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Using a risk-based approach for generative AI

Amid myriad data, privacy, and cyber security concerns, in-house lawyers have been told to adopt a risk-based approach to using generative AI tools.

user iconMalavika Santhebennur 29 February 2024 Corporate Counsel
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Ahead of her panel session at the Corporate Counsel Summit 2024, financial services legal counsel Chloe Giamadakis said time- and resource-stretched in-house counsel could access a range of artificial intelligence (AI) tools to introduce efficiencies and streamline processes.

These tools could assist with tasks such as due diligence by uncovering background information and reviewing certain areas of focus, as well as document automation based on different data input for drafting standard form documents such as non-disclosure agreements.

Other tools could help lawyers analyse large intellectual property portfolios while drawing insights from the content, Ms Giamadakis said.


“I think corporations, and several industries in particular, are willing to invest in AI and see how it could be better used in their business,” she told Lawyers Weekly.

At the summit, Ms Giamadakis will speak about how in-house counsel could harness generative AI tools to increase efficiencies and outline what ethical adoption of these tools looks like.

How to implement AI tools

Ms Giamadakis recommended adopting a “risk-based approach” for using AI tools in light of the range of data, privacy, and cyber security concerns that are now prevalent.

Indeed, 2022 bore witness to “potentially the most serious privacy breach in Australian history” (at the time), where millions of Optus customers had their names, dates of birth, phone numbers, and email addresses stolen by cyber criminals, as well as licence and passport numbers in some cases.

The Medibank breach followed this in October 2022, when it confirmed to the market that it had detected “unusual activity” on its network before disclosing that customer data had been accessed and stolen, affecting as many as 9.7 million current and former Medibank, ahm, and international student customers.

Both data breaches triggered numerous class actions and raised serious regulatory concerns.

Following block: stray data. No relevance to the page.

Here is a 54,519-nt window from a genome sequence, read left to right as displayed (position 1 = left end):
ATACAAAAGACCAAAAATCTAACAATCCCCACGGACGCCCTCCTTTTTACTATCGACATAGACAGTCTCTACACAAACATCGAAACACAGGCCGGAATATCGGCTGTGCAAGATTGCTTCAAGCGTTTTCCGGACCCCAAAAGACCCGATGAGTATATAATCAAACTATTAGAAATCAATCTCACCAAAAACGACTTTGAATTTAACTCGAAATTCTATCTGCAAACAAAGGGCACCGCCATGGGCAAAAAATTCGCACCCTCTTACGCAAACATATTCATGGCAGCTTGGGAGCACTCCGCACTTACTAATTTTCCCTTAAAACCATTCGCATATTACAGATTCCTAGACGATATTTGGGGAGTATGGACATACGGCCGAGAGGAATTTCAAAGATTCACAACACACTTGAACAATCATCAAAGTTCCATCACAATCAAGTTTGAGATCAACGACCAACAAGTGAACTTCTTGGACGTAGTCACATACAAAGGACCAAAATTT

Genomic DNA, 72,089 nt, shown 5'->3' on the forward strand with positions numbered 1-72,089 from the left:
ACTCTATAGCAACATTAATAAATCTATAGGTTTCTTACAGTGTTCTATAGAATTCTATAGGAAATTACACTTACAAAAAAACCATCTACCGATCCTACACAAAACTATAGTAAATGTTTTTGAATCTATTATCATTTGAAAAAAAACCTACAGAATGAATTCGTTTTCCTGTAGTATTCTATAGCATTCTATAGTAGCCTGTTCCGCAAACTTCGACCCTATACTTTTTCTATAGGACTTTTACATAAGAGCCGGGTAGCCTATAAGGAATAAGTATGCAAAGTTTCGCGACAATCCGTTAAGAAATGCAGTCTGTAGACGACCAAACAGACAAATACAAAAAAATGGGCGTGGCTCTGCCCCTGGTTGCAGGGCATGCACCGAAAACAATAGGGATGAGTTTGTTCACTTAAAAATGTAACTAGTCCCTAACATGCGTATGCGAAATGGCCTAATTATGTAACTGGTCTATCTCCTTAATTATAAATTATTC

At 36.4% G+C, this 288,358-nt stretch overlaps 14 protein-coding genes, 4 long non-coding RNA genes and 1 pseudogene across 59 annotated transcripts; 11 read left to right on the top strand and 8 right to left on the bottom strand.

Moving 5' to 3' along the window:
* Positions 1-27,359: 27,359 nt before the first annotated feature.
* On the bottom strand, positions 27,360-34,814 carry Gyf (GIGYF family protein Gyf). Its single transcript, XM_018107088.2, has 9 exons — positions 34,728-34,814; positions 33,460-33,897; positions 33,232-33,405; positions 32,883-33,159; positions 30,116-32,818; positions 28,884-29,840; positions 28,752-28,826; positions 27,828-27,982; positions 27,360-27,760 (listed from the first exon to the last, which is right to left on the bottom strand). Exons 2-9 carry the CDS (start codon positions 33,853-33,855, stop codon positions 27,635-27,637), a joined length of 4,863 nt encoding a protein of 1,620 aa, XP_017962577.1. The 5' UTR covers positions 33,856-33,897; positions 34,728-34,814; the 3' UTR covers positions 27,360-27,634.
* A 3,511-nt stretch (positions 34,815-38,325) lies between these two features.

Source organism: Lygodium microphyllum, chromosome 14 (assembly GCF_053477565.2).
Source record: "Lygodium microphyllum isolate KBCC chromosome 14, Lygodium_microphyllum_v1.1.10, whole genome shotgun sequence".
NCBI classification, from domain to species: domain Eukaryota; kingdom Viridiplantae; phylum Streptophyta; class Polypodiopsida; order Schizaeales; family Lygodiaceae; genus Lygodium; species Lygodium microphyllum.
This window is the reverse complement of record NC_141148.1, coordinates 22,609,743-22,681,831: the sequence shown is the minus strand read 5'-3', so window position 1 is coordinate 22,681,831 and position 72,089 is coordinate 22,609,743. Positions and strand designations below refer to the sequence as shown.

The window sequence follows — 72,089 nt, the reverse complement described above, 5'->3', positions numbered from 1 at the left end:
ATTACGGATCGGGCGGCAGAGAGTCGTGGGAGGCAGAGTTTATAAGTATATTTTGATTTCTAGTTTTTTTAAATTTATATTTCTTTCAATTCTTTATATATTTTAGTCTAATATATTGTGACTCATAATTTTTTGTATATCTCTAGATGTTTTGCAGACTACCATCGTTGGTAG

In view of this, all organisations are seriously taking these concerns and considerations into account when implementing strategies around the usage of AI tools, Ms Giamadakis said.

“They are thinking about where data is going and housed, and who has access to it,” she said

“As with anything new, you always have groups who look to exploit these vulnerabilities, so I think that data and privacy overlay is really important. On top of this, you have all your ethical duties that you need to consider as a lawyer, including the concept of privilege.”

Navigating the limitations of AI

While acknowledging the benefits of AI tools for the workplace, Ms Giamadakis also cautioned lawyers to be aware of its limitations, especially as society has become accustomed to having immediate access to information.

She cautioned that any output from AI tools would still require a human hand to ensure accuracy and suitability to the task at hand.

“You need to make sure that you give it prompts in the context of what you’re working on,” she pointed out.

“You need to fact-check the information produced by generative AI tools because these technologies learn from human use. As a result, it could inadvertently reflect human biases. You need to ask how it came to a decision because you don’t get that level of transparency with AI.”

She continued: “AI quickly generates a response for you, which is great if you need something quick. But you need to check it afterwards to make sure that the output is suited to your specific circumstances.”

Ms Giamadakis said she hopes that robust frameworks and guidelines will continue to be introduced in the near future to reduce some of the risks associated with AI, making it more fit for purpose.

Designing frameworks comes with its own set of challenges because AI has a global reach, which makes monitoring information increasingly complex, she noted.

“But I think, once we get to a point where it is a bit more regulated and operating within a framework, AI will be more fit for purpose, and its use will grow exponentially,” Ms Giamadakis said.

Time is of the essence, however, particularly with new technological tools such as AI that do not have the human overlay.

Humans are required to build trust in it before it is embedded in workplaces, Ms Giamadakis said.

“It’s about developing trust in how AI sources, handles, and interprets information and ultimately generates an outcome for you,” she concluded.

To hear more from Chloe Giamadakis about the practical uses of generative AI for your legal teams and organisation, come along to the Corporate Counsel Summit 2024.

It will be held on Thursday, 2 May, at The Star Sydney.

Click here to book your tickets and don’t miss out!

For more information, including agenda and speakers, click here.